Challenges with traditional consumer identity and access management systems

Security & privacy risks

  • The username/password list is a target for attackers – attackers look for easy targets knowing consumers often reuse login credentials across accounts (the credentials list is often more important than the data it protects)
  • Developers often don’t really understand well how to properly secure passwords with custom solutions
  • Attacks are getting more sophisticated / threats are constantly evolving

High TCO (total cost of ownership)

  • Development time & costs – lots of code to write for identity management functions (sign-up/sign-in, email verification, password resets, MFA, user experience UI/UX)
  • Software licensing, maintenance and upgrade costs (when using off-the-shelf software for identity management features)
  • Identity management functionality is a moving target – for example in the Microsoft .NET world built-in identity management approaches change every 1-2 years (ASP.NET Membership, ASP.NET Identity) leaving behind fragmented applications that are hard to maintain

Scalability and availability challenges

  • Consumer traffic is highly seasonal
  • Organizations are forced to provision for peak capacity
  • With millions of users this can be very costly

What is Identity as a Service (IDaaS) and where does it fit in?

  • Cloud-based service that provides a set of identity and access management functions
  • An authentication infrastructure that is built, hosted and managed by a third-party service provider
  • This is in contrast to traditional identity and access management (IAM) solutions that are typically completely on-premises and delivered via bundled software and/or hardware means
  • According to Gartner, IDaaS functionality includes:
    • Identity governance and administration (“IGA”) — this includes the ability to provision identities held by the service to target applications
    • Access — this includes user authentication, single sign-on (SSO), and authorization enforcement
    • Intelligence — this includes logging events and providing reporting that can answer questions such as “who accessed what, and when?”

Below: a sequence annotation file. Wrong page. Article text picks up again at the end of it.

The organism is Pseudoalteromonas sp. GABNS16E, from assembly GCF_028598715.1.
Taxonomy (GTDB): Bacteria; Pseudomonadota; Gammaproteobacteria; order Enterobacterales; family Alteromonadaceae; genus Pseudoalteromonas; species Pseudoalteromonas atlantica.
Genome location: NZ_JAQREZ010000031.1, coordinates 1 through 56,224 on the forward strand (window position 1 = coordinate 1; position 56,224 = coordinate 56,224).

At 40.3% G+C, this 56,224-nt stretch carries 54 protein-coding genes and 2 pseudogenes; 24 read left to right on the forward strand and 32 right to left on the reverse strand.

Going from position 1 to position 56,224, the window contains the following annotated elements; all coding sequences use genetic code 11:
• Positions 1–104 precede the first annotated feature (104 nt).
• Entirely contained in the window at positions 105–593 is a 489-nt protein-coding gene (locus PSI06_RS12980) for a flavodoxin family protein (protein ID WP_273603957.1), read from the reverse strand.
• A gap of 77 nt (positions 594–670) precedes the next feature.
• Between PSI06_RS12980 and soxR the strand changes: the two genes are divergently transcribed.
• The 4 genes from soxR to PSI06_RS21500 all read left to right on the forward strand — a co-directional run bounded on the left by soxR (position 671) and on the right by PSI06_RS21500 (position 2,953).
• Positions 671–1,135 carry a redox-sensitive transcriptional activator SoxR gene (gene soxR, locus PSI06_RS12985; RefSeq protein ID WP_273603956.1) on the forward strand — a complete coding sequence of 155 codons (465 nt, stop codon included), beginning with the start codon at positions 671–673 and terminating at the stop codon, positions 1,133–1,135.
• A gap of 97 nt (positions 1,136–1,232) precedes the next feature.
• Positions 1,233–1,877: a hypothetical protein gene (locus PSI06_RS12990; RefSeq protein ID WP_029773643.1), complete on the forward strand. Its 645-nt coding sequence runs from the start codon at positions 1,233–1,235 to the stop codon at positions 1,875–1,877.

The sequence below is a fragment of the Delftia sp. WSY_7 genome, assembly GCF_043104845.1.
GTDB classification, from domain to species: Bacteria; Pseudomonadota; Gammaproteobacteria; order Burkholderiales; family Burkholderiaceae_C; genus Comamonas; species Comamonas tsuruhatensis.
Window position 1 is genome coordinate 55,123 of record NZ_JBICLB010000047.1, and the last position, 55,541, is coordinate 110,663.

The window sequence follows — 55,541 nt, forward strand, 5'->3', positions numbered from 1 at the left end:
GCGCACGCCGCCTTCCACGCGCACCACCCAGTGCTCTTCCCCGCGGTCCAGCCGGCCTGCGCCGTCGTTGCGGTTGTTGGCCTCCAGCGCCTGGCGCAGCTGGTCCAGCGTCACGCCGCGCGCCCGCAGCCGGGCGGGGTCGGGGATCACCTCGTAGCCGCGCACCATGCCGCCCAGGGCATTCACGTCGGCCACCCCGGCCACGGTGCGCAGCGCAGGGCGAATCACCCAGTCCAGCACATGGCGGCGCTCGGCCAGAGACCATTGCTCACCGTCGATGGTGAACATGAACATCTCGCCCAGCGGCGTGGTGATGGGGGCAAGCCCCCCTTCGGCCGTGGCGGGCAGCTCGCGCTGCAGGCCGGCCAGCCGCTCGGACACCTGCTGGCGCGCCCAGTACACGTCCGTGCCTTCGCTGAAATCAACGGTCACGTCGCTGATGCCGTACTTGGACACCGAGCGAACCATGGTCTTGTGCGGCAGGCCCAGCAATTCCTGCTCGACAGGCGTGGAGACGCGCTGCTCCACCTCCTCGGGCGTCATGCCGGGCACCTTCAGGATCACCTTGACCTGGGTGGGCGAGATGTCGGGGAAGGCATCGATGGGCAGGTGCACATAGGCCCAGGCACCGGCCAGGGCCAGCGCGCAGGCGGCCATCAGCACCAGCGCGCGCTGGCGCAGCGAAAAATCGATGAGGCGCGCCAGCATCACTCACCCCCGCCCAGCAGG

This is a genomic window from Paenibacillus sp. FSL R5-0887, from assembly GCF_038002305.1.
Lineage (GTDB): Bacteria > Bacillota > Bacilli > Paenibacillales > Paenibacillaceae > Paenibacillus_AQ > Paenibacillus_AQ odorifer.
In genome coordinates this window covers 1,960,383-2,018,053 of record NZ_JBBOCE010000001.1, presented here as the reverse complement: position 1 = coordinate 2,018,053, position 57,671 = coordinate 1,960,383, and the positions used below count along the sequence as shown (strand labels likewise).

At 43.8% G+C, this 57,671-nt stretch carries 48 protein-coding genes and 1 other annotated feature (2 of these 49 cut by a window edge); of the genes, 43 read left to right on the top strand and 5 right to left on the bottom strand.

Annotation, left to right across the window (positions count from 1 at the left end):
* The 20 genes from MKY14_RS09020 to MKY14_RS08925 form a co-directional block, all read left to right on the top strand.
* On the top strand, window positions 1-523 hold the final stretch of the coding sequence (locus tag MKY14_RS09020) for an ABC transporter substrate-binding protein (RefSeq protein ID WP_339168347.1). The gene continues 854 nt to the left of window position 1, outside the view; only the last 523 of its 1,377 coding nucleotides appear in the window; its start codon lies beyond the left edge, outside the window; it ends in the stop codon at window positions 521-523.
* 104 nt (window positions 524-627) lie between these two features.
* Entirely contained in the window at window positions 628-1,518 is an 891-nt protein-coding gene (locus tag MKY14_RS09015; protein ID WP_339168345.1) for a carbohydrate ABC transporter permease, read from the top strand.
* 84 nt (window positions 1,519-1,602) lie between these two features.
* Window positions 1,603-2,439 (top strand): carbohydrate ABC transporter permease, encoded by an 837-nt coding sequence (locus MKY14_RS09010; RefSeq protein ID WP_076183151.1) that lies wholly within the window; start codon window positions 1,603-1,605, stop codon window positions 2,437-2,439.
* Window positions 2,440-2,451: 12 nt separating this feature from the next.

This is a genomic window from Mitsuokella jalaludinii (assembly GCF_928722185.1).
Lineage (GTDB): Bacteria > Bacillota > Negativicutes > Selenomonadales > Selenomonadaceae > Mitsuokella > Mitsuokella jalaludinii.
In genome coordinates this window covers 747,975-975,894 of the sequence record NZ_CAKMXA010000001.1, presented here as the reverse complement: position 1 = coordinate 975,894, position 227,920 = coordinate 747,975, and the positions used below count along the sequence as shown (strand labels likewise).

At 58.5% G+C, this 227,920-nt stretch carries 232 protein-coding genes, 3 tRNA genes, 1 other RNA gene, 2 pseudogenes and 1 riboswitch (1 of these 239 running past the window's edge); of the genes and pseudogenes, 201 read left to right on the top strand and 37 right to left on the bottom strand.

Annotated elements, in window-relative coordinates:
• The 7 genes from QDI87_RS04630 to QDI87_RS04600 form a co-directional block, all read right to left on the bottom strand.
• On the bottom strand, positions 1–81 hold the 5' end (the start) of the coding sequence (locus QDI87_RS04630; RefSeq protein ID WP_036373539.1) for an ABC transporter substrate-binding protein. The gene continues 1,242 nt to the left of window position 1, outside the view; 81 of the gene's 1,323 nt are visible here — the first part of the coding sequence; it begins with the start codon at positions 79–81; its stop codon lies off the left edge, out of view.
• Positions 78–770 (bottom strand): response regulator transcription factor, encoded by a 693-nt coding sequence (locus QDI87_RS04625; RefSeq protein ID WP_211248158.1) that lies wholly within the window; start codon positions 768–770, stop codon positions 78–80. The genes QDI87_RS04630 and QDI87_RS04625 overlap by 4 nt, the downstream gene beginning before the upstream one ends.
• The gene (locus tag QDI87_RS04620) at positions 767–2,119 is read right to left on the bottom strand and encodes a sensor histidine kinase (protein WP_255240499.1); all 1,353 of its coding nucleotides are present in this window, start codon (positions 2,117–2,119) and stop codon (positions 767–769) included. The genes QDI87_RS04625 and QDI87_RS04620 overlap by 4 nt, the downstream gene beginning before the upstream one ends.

IDaaS sounds interesting … why consider Azure Active Directory B2C?

Yes – there are quite a few IDaaS solution providers out there – so why am I advocating for Azure AD B2C? To answer that I’ll just point to a recent June 2016 study (see link below) where Gartner analyzed the IDaaS space:

Gartner 2016 Magic Quadrant for Identity and Access Management as a Service

Microsoft with its IDaaS offerings is currently in the leader quadrant. The success of its IDaaS solution (Azure Active Directory) is very closely tied to the success and growth of Microsoft Azure – its cloud solution – and by all indications it has a strong future ahead of it.

What exactly is Azure Active Directory B2C?

  • Cloud identity service with support for social accounts and app-specific (local) accounts
  • For enterprises and ISVs building consumer facing web, mobile & native apps
  • Builds on Azure Active Directory – a global identity service serving hundreds of millions of users and billions of sign-ins per day (same directory system used by Microsoft online properties – Office 365, XBox Live and so on)
  • Worldwide, highly-available, geo-redundant service – globally distributed directory across all of Microsoft Azure’s datacenters

How is it better than a custom authentication solution?

  • Easy to integrate consumer self-service capabilities (sign-up, password resets)
  • Site owner controls user experience (custom html & css for sign-in/sign-up)
  • Enterprise-grade security with continuously evolving anomalous activity, anti-fraud and account compromise detection systems (offload security to the real domain experts)
  • Benefits of security-at-scale – uses machine learning to watch billions of authentications per day across the entire Azure AD ecosystem and detect unusual behavior
  • Superior economics compared to on-premises – pay-as-you-go pricing + free tier
  • Based on open protocols and open standards – OAuth 2.0, OpenID Connect
  • Uses open source libraries for .NET, Node.js, iOS, Android and others / REST-based Graph API for management
  • Better and faster development experience for authentication / easy to integrate with existing sites wherever they’re running from (not just those in Azure)
  • Ability to easily integrate social logins if needed (Facebook, Google and such)
  • Support for MFA (multi-factor authentication)
  • Authentication database is separate from the application data / easier to enable SSO (single sign on) later across other apps in the enterprise (unified view of the consumer across apps)

Sounds interesting – tell me more: who is using Azure AD B2C?

  • Azure AD B2C is a natural choice for consumer facing apps hosted on Azure (but certainly not only for those)
  • Some stats (from Microsoft presentations as recent as September 2016) on Microsoft Azure AD (the technology that B2C is built on)
    • 90% of Fortune 500 companies use Microsoft Cloud
    • More than 10 million Azure AD directories
    • More than 750 million user accounts in Azure AD
    • More than 110K third-party applications that use Azure AD each month
    • More than 1.3 billion authentications every day with Azure AD
  • The state of Indiana used Azure AD B2C for user authentication in order to integrate various features into a single citizen portal